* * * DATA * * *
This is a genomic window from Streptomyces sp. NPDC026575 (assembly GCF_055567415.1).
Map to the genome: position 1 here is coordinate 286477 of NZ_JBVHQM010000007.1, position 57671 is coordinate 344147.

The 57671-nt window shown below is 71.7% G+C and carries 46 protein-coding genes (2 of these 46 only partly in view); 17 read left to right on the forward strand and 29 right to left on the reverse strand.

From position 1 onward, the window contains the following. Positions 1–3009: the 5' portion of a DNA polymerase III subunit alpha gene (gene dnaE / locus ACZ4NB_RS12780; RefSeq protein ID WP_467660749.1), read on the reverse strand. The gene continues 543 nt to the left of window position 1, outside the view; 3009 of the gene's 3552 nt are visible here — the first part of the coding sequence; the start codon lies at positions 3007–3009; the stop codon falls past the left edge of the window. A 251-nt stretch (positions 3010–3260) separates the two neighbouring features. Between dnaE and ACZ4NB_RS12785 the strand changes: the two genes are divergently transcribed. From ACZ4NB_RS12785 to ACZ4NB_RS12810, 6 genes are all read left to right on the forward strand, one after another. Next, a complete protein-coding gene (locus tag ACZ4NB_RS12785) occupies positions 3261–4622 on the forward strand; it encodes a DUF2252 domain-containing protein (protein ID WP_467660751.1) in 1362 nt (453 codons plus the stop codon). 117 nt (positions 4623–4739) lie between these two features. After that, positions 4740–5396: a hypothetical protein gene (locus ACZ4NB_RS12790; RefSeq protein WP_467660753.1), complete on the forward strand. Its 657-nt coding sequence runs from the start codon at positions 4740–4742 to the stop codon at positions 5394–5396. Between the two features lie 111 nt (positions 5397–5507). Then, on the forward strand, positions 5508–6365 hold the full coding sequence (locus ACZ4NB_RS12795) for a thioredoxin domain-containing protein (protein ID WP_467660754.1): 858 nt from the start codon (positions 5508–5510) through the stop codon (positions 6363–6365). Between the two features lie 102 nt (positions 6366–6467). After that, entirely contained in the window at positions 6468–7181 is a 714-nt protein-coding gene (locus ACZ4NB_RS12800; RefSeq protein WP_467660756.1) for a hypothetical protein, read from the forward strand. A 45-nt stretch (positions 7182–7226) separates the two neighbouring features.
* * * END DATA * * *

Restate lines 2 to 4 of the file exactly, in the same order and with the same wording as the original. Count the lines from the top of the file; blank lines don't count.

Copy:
Map to the genome: position 1 here is coordinate 286477 of NZ_JBVHQM010000007.1, position 57671 is coordinate 344147.

The 57671-nt window shown below is 71.7% G+C and carries 46 protein-coding genes (2 of these 46 only partly in view); 17 read left to right on the forward strand and 29 right to left on the reverse strand.

From position 1 onward, the window contains the following. Positions 1–3009: the 5' portion of a DNA polymerase III subunit alpha gene (gene dnaE / locus ACZ4NB_RS12780; RefSeq protein ID WP_467660749.1), read on the reverse strand. The gene continues 543 nt to the left of window position 1, outside the view; 3009 of the gene's 3552 nt are visible here — the first part of the coding sequence; the start codon lies at positions 3007–3009; the stop codon falls past the left edge of the window. A 251-nt stretch (positions 3010–3260) separates the two neighbouring features. Between dnaE and ACZ4NB_RS12785 the strand changes: the two genes are divergently transcribed. From ACZ4NB_RS12785 to ACZ4NB_RS12810, 6 genes are all read left to right on the forward strand, one after another. Next, a complete protein-coding gene (locus tag ACZ4NB_RS12785) occupies positions 3261–4622 on the forward strand; it encodes a DUF2252 domain-containing protein (protein ID WP_467660751.1) in 1362 nt (453 codons plus the stop codon). 117 nt (positions 4623–4739) lie between these two features. After that, positions 4740–5396: a hypothetical protein gene (locus ACZ4NB_RS12790; RefSeq protein WP_467660753.1), complete on the forward strand. Its 657-nt coding sequence runs from the start codon at positions 4740–4742 to the stop codon at positions 5394–5396. Between the two features lie 111 nt (positions 5397–5507). Then, on the forward strand, positions 5508–6365 hold the full coding sequence (locus ACZ4NB_RS12795) for a thioredoxin domain-containing protein (protein ID WP_467660754.1): 858 nt from the start codon (positions 5508–5510) through the stop codon (positions 6363–6365). Between the two features lie 102 nt (positions 6366–6467). After that, entirely contained in the window at positions 6468–7181 is a 714-nt protein-coding gene (locus ACZ4NB_RS12800; RefSeq protein WP_467660756.1) for a hypothetical protein, read from the forward strand. A 45-nt stretch (positions 7182–7226) separates the two neighbouring features.